And it’s something that Hall hopes to make happen. As the Haus Party tour is winding down, Hall said, “It is time to start doing whatever is next for my career.” What does that mean, though? Well, it means a lot of things.

Perhaps he will write and produce a Broadway musical, an idea he has long been passionate about. He also wants to get into television and film — perhaps a scripted series on Netflix, a screenplay maybe, or even a children’s book.

Whatever he chooses — one or all of those ideas — Hall said he intends to keep creating projects that “speak truth to myself” and to his community.

“I look around at how lucky we are, and at the same time, it is heartbreaking to live in a world where it’s still not accepted everywhere to be gay. Right here in our own country, trans women are being killed,” he said. “I’m grateful to be alive right now, when my voice matters. I’m grateful to have the chance to fight for our rights, to go to marches and to make huge statements that can help change lives.”

And Hall also wants others to know that he’s living his dream, and they can live theirs, too.

“I never needed permission to live my dream,” he declared. “I am selling out shows because me and my friends are doing what we want to do, the way we want to do it. But that’s not a privilege just for a few people. It’s something everybody has the chance to do for themselves. If you want to be a singer, or a dancer, or an author — then do it!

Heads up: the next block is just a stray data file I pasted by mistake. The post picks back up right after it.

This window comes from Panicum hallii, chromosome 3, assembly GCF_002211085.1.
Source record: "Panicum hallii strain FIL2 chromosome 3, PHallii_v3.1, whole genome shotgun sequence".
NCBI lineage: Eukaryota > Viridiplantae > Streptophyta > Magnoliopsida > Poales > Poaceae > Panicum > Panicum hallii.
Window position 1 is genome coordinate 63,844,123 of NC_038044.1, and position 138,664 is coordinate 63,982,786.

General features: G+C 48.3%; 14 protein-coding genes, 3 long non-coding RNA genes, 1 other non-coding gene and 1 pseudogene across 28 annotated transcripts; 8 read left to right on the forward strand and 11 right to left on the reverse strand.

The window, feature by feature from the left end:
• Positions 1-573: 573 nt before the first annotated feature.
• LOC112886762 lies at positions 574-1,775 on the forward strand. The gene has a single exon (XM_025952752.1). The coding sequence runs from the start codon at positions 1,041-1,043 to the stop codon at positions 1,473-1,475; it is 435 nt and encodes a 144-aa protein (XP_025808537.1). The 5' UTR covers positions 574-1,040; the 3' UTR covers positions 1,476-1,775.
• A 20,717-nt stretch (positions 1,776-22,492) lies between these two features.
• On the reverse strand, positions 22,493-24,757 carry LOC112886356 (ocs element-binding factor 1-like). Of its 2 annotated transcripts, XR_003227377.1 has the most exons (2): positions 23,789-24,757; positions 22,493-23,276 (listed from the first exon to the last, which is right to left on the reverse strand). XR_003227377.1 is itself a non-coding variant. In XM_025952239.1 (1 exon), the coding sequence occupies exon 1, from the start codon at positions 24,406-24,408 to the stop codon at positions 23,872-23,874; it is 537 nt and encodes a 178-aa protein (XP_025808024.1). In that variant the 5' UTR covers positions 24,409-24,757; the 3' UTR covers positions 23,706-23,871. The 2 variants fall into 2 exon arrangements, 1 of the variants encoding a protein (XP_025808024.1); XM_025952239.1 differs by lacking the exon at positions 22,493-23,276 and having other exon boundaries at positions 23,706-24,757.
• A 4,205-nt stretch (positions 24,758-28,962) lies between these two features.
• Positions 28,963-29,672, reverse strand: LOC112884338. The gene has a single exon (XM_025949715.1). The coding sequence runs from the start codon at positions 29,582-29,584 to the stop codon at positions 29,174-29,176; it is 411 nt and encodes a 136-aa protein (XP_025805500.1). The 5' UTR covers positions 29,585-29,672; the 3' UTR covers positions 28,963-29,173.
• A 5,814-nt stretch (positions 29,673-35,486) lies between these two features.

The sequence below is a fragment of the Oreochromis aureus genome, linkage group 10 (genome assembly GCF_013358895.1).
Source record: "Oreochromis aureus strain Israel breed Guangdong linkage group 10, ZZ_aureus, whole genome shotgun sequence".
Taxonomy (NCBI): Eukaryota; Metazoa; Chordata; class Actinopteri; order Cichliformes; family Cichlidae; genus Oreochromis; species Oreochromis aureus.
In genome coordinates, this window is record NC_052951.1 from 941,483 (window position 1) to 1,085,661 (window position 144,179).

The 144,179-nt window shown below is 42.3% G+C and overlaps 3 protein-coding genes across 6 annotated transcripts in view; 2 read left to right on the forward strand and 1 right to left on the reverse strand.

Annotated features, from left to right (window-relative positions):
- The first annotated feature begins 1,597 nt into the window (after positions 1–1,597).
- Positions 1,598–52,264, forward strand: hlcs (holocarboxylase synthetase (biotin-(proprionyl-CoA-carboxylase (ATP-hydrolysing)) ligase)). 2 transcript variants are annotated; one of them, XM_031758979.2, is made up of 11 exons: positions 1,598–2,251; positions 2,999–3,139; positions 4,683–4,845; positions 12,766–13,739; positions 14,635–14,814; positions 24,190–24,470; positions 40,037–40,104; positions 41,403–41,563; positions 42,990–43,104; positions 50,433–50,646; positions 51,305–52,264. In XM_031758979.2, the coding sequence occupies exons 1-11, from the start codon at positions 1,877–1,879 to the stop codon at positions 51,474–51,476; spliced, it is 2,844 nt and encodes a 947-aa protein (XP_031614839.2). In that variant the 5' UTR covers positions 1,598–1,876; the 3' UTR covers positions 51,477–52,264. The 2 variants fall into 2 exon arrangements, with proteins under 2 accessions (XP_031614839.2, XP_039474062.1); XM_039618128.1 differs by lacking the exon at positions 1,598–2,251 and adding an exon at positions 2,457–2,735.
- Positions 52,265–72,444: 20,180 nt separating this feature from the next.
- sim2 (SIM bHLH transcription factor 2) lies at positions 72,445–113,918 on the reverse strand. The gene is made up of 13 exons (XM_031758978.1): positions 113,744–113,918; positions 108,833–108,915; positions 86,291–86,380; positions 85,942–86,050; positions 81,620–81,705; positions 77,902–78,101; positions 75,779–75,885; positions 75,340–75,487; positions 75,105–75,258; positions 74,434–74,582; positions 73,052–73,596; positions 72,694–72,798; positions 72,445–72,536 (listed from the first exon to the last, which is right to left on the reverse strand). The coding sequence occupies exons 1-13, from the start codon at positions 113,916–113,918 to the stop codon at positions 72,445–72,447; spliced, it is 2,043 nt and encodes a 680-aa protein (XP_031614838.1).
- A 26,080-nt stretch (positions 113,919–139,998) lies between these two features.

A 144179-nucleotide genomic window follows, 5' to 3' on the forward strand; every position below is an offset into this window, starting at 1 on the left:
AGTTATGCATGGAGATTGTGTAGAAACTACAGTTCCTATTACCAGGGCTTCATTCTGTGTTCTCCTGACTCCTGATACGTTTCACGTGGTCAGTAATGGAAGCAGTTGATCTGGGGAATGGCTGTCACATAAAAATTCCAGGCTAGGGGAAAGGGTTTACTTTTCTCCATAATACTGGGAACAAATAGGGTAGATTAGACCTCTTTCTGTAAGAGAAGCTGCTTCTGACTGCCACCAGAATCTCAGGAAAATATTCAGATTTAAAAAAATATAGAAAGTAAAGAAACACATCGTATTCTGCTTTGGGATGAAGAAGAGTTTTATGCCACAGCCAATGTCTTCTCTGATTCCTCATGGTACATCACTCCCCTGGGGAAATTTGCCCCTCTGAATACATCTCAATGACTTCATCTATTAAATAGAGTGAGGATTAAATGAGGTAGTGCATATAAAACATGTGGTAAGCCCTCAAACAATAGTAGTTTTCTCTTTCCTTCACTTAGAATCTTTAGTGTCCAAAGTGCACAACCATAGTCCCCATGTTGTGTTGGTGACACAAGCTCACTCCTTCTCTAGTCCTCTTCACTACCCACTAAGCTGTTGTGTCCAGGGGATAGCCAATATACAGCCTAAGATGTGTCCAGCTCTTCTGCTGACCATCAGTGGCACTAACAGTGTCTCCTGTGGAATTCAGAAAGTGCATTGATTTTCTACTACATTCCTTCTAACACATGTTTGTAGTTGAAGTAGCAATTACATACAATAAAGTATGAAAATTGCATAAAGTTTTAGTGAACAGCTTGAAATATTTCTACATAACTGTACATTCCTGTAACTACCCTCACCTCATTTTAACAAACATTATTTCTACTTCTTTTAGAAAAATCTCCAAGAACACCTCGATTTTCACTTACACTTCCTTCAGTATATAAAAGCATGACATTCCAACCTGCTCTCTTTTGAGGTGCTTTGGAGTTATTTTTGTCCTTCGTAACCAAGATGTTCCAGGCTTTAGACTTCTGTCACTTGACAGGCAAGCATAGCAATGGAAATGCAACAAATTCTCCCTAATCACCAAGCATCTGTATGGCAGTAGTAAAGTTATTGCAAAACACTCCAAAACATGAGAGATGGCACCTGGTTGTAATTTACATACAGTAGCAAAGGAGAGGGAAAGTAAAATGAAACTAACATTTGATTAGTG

“If you have a dream, do it now,” he urged. “Don’t assume you have til tomorrow, because this life can be so short, so fragile. Just believe in yourself; believe that you can do it, that anything is possible. Those words — you can do it, anything is possible — those words are so powerful to say to your kids, to your siblings, to your friends and to yourself.

“Anything is possible.”

Todrick Hall brings his Haus Party tour to The Bomb Factory, 2713 Canton St. in Deep Ellum, Dallas, on Thursday, Nov. 21. Doors open at 7 p.m.; show starts at 8 p.m. Tickets start at $44 and are available online at